|St. James Gate is the perfect spot on Sunday afternoons|
Snow is again in the forecast but I pay it little mind with a warm mug of Irish tea in my hands between banging away at the keys.
We’ve been through worse and better lately.
Our wonderfully fattening day of thanks is behind us now as we look to Christmas. Colorful lights glow from neighborhood houses already.
Winter is truly setting in, right on schedule. If not normal, we are regaining some sense of balance again after losing a month’s time to Sandy Storm.
And we are only the lot who dealt with mere inconvenience, not those who lost love ones and homes. They are still in our thoughts and prayers as we continue to offer what aid we can.
On a small but still important note, Sandy Storm wrecked the personal schedules of those used to routine. This can be a fragile thing. Wedding were postponed (with deposits lost), reunions were cancelled and socials events were rescheduled.
Amidst the massive destruction, these may seem like small items but they are little big things to so many longing for their regular days.
We all need to get back on track.
After several local Irish dances and pub nights were postponed because of Sandy, it was refreshing to be able to attend the Nugent Association’s 79th annual dance.
Willie Lynch and his band played true to form as Jersey’s oldest Irish organization honor Irishman of the Year Sean McDonough and Irishwoman of the year Bernadette Sullivan.
More than 300 strong that night out, we celebrated our local Jersey Irish as we do each year.
The Nugent Association truly keeps the tradition alive.
A few days before the dance I marked another year of surviving up above. It was a day of working with some amazing firefighters gutting a storm-damaged house and deliver donations on Long Beach Island. I was lucky enough to top it off with an Irish coffee and splitting a bread pudding dessert with Honey Banger at The Blackthorn back home.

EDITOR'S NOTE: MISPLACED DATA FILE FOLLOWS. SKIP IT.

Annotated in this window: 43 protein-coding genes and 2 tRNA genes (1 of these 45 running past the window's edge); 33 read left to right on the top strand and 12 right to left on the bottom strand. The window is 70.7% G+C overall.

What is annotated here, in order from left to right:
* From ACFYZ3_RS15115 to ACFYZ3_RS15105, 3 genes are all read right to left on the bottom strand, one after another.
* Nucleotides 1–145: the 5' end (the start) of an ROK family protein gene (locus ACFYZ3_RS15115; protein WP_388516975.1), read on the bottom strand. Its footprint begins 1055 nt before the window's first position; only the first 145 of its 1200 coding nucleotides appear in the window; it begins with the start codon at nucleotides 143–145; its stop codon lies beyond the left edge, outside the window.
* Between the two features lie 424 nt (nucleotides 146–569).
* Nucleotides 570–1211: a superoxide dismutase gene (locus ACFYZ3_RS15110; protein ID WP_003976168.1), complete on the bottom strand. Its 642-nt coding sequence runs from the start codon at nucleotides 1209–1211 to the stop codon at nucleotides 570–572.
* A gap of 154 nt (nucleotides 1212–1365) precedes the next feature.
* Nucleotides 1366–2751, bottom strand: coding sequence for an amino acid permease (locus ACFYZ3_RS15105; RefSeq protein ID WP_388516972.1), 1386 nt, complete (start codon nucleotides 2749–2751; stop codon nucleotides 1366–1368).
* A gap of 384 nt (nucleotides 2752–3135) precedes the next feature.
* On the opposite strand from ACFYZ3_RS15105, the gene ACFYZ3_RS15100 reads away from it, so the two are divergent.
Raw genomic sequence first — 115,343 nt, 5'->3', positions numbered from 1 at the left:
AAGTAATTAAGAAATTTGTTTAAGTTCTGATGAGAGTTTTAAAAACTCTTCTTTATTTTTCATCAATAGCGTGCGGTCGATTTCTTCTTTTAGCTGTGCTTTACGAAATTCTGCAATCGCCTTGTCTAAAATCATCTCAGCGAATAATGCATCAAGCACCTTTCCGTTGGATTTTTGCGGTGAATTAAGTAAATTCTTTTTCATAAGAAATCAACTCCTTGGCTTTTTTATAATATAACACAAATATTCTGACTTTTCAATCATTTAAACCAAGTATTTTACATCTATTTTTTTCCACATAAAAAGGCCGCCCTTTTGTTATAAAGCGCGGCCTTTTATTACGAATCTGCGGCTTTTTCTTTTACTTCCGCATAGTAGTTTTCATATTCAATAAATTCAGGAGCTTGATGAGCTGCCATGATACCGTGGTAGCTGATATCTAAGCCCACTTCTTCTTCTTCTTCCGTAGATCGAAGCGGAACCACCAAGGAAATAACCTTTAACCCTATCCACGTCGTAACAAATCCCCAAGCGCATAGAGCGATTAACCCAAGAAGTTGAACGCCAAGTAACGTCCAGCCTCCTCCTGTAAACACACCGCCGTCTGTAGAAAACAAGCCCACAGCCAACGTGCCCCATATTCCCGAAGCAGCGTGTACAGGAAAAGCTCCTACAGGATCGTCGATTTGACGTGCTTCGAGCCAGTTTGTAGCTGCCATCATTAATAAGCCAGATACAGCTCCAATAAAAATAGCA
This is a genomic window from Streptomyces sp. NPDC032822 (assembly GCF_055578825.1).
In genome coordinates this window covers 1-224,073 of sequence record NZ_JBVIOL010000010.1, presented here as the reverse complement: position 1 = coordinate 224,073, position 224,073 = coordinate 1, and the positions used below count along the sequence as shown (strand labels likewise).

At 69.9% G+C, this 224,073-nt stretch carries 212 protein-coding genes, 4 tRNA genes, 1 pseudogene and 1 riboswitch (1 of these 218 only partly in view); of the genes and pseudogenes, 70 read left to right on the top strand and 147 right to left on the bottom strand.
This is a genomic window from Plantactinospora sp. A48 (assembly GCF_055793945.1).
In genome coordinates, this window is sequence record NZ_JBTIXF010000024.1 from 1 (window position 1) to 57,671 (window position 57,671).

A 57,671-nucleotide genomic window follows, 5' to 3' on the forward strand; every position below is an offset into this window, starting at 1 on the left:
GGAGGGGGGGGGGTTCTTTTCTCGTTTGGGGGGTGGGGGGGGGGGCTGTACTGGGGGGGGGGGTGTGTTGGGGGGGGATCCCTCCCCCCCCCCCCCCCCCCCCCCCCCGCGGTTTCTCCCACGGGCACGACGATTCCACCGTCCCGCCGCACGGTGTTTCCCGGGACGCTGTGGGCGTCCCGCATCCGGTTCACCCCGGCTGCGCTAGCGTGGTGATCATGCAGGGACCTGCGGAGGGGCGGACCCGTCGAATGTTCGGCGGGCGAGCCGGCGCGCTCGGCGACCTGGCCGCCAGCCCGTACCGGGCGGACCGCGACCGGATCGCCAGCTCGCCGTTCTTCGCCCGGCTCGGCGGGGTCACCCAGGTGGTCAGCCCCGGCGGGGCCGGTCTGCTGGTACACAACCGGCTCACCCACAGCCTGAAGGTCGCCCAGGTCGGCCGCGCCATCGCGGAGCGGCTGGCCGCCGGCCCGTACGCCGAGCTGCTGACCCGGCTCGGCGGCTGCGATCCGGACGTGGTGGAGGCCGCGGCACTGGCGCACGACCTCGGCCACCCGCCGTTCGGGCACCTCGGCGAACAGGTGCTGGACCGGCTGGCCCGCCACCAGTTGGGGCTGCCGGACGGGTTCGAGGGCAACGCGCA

Not that I minded, but it was a mild birthday celebration. The parents, Honey Badger and her folks wanted to treat me to a Sunday afternoon out to better mark the day. Off to St. James Gate in Maplewood we went.
For the likes of me, St. James Gate is the perfect spot on Sunday afternoons between two and five o’clock.
That’s just after the brunch crowd with strollers and before the older folks pile in for dinner. You can lounge about and draw out a good slow lunch and the waiters don’t seem to mind. It’s also the time the trad Irish crew plays each week.
With a pint of stout firmly placed in front of me, and with the rest of the table folk content with their white wine, we settled in as the bow hit the fiddle strings.
Wexfordman Tom Dunne on the accordion led the action with fiddles singing and a bodhran keeping time. There was a bouzouki in there as well.
The music and craic were mighty on a Sunday afternoon after the storm of storms, and no one was thinking of Sandy as the tunes flowed passed the burning fireplace and back to us in the dining room.
Tasty food flowed across the table as well; mussels, soups, salads, juicy burgers and the lot. A fine short of Irish topped it off for my father and me.
What a brilliant birthday feast!
This Friday my pipe band is hosting their annual pub night a month late thanks to Sandy Storm. But it will be business as usual. As the perpetual student piper, I will photograph the happenings. Honey Badger and the lads will play the sets. Those gathered will enjoy it all.
It will almost feel like we are back on track.